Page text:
IBM scientists revealed new technology that can help physicians detect diseases such as cancer before symptoms appear. The company also said it is working with Mount Sinai’s Icahn School of Medicine to test the lab-on-a-chip on prostate cancer
“The ability to sort and enrich biomarkers at the nanoscale in chip-based technologies opens the door to understanding diseases such as cancer as well as viruses like the flu or Zika,” Gustavo Stolovitzky, program director of Translational Systems Biology and Nanobiotechnology at IBM Research, said in a statement. “This extra amount of time could allow physicians to make more informed decisions and when the prognosis for treatment options is most positive.”
IBM said that separating bioparticles down to 20 nanometers in diameter gives access to important particles such as DNA, viruses and exosomes. Once separated, physicians can analyze the particles to look for signs of disease even before patients experience any physical symptoms and treat the patient earlier, when doing so would likely be more effective.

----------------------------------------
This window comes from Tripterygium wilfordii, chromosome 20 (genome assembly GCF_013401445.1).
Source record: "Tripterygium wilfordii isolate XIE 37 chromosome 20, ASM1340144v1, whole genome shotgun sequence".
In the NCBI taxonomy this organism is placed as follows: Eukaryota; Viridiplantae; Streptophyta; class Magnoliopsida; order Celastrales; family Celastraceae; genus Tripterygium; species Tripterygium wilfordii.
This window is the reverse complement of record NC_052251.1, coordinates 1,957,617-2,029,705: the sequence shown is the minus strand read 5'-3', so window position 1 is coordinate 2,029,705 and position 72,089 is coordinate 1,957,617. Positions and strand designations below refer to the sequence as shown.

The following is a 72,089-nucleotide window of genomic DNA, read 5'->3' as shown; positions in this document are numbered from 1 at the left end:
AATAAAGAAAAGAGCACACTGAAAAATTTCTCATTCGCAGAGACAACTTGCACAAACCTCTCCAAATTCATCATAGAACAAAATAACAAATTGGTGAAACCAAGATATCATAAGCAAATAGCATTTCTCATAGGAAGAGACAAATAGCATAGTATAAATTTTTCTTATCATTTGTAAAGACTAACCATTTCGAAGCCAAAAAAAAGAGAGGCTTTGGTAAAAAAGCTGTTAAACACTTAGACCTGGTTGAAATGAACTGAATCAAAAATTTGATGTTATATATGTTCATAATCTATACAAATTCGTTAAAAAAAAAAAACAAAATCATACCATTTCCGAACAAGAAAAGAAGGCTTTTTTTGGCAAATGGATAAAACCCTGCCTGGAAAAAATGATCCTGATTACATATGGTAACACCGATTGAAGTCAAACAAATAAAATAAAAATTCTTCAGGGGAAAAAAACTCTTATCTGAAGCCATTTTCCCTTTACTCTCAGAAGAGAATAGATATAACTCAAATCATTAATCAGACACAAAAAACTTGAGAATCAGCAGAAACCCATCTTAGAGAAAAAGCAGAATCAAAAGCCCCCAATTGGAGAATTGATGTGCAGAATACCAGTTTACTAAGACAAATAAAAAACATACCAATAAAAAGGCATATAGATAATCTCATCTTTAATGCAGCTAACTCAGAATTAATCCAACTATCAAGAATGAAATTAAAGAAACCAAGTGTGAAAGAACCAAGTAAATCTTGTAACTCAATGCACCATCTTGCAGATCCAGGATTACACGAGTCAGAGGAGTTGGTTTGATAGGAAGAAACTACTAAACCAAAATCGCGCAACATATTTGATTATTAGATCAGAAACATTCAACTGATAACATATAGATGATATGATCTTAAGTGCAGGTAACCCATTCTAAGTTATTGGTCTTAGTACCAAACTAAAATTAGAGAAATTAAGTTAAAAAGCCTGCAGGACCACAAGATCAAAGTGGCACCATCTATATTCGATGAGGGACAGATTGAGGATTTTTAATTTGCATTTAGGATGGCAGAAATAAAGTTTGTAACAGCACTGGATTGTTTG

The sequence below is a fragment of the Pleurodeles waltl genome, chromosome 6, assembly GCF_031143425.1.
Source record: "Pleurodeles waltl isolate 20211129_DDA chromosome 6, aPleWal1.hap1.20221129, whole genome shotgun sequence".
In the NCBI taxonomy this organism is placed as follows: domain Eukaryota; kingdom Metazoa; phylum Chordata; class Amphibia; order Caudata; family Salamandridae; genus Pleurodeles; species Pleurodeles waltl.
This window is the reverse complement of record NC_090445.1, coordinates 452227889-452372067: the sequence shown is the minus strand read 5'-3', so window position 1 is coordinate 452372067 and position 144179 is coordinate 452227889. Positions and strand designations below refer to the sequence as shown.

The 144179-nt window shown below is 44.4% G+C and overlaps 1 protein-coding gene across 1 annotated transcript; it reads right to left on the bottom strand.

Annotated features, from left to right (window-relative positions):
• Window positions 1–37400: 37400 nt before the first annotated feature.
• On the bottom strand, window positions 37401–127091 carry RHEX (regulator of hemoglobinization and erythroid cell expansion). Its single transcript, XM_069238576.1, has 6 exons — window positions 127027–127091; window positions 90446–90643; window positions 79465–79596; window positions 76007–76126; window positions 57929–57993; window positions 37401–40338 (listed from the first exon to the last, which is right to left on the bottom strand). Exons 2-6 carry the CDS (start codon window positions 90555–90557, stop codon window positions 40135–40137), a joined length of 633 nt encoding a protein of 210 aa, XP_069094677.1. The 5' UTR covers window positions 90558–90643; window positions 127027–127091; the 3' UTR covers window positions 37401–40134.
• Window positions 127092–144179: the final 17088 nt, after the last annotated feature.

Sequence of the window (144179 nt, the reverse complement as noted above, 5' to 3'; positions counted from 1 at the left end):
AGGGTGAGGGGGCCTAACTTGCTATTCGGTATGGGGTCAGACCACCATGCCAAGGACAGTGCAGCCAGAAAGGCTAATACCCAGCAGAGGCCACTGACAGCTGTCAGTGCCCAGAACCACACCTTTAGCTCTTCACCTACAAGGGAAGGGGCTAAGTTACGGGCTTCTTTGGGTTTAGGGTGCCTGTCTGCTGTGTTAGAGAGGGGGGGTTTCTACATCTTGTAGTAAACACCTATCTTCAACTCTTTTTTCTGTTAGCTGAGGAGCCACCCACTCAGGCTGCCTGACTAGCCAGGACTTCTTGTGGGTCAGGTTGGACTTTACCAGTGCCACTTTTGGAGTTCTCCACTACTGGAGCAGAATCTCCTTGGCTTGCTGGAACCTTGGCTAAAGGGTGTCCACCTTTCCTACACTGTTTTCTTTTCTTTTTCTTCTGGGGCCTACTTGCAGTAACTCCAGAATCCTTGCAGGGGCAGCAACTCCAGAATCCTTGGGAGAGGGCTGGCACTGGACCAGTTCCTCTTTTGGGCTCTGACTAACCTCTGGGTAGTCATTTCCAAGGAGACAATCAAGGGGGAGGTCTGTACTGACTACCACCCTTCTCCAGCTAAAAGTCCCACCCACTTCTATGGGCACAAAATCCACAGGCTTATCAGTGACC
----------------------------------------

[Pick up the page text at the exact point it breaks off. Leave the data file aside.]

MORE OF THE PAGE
Until now, the smallest bioparticle that could be separated by size with on-chip technologies was about 50 times or larger.
Exosomes – released in accessible bodily fluids such as blood, saliva or urine – are increasingly being viewed as useful biomarkers for the diagnosis and prognosis of malignant tumors and becoming a critical tool to reveal the origin and nature of a cancer, IBM executives noted.
With Mount Sinai, IBM plans to confirm its lab-on-a-chip technology is able to pick up exosomes with cancer-specific biomarkers from patient liquid biopsies.
To read the rest of this article, published in Healthcare IT News, please click here.